22 June 2016 15:10:04 IST

Charting a course for smoother coastal trade

The new shipping draft Bill looks promising. But its success depends on a plethora of factors

Recently, the Ministry of Shipping released a draft Bill. The Bill ‘The Central Port Authorities Act — 2016’ intends to replace the ‘Major Port Trust Act — 1963’.

The new Bill proposes to give greater autonomy to major ports and, if passed in its original form, is expected to remove the tariff regulation levied by the Tariff Authority for Major Ports (TAMP) on major ports and private terminal operators. The independent review board proposed under this act is expected to resolve the disputes between ports and private operators to revive stressed public private partnership (PPP) projects.

Major ports or government ports continue to lose market share to the non-major or private ports. In a span of a decade and a half, major ports’ market share dropped sharply from 75 per cent in FY02 to 55 per cent in FY15.

For FY16, major ports utilised 606 million tonnes out of the 965 million tonnes — a 62 per cent utilisation rate. A 70 per cent capacity utilisation rate is considered essential for efficient operation of ports.

Major ports agony

Although decrease in market share for major ports has been on account of several reasons, inefficient tariff setting mechanism by TAMP remains one of the top ones. TAMP, the regulatory agency for major ports, regulates the tariff charged on cargo for all the major ports and private terminals that operate in these major ports.

For major ports, under the earlier 2005 guidelines, TAMP used a ‘cost plus’ model to determine the cargo tariff. It is calculated based on cost plus a pre-determined rate of return on the asset.

This impeded growth at major ports, even as global trade increased at a healthy pace. Even the present 2015 guidelines, while an improvement over the earlier framework, do not offer scope to fix cargo rates based on dynamically changing market conditions.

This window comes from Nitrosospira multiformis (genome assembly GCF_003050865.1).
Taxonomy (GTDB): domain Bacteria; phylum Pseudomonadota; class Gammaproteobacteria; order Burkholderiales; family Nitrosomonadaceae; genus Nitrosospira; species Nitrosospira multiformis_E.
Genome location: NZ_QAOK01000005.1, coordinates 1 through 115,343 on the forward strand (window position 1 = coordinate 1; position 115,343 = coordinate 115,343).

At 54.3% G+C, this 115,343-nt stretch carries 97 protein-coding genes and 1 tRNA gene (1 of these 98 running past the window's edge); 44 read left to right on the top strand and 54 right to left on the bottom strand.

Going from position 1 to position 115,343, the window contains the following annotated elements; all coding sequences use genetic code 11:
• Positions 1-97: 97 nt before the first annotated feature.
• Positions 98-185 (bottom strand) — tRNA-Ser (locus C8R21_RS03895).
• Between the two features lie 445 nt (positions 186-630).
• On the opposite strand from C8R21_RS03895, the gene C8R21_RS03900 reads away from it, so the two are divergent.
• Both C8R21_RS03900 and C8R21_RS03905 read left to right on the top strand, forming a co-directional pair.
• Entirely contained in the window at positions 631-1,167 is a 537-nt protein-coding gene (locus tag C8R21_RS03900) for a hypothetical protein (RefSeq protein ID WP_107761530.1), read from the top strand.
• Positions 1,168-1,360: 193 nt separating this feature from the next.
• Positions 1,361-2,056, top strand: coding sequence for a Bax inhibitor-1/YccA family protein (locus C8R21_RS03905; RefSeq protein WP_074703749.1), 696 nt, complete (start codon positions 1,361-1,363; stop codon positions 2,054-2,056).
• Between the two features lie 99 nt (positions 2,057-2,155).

Private operator’s woes

The fate of private terminal operators such as Nhava Sheva International Container Terminal (NSCIT), Gateway Terminals India (GTI-APM Terminals), Sical Logistics and others has been no different. Private terminal operators enter into a public private partnership (PPP) through a concession agreement with major port trusts and TAMP.

The challenges these private players face are multi-fold.

~ The private terminal operators have to cater to a minimum guaranteed cargo traffic.

~ The tariff they can charge is indexed against inflation and has to remain within a band.

~ The royalty they have to pay to port trusts is calculated as a percentage of the tariff ceiling rate.

This puts them at a disadvantage if they are unable to meet the minimum guaranteed traffic, as their outgo in the form of royalty remains high. This, in turn, discourages private operators in times of highly depressed global trade and a volatile macro-economic environment.

Besides, major ports that provide all the other maritime and allied infrastructure facilities, also, at times, operate their own terminals. This creates a conflict of interest between the port operator and the private terminal operator when they compete for the same cargo.

The Centre’s promise of providing a seamless road, rail and inland waterway network remains a challenge. Private investors and terminal operators remain fidgety, thanks to the Centre’s inability to complete dredging work in time, which hampers bigger ships from docking at the harbour.

Challenges ahead

The success of the Sagarmala project (a venture to enhance coastal shipping and trade, which plans to construct six to eight new ports) depends on the level of efficiency of major ports and private terminal operators.

This, in turn, hinges on the ability of these players to charge a market-based tariff. It also remains to be seen if the independent review board — proposed under the Central Port Authority’s Act to handle concerns and complaints of private operators — is able to resolve issues efficiently.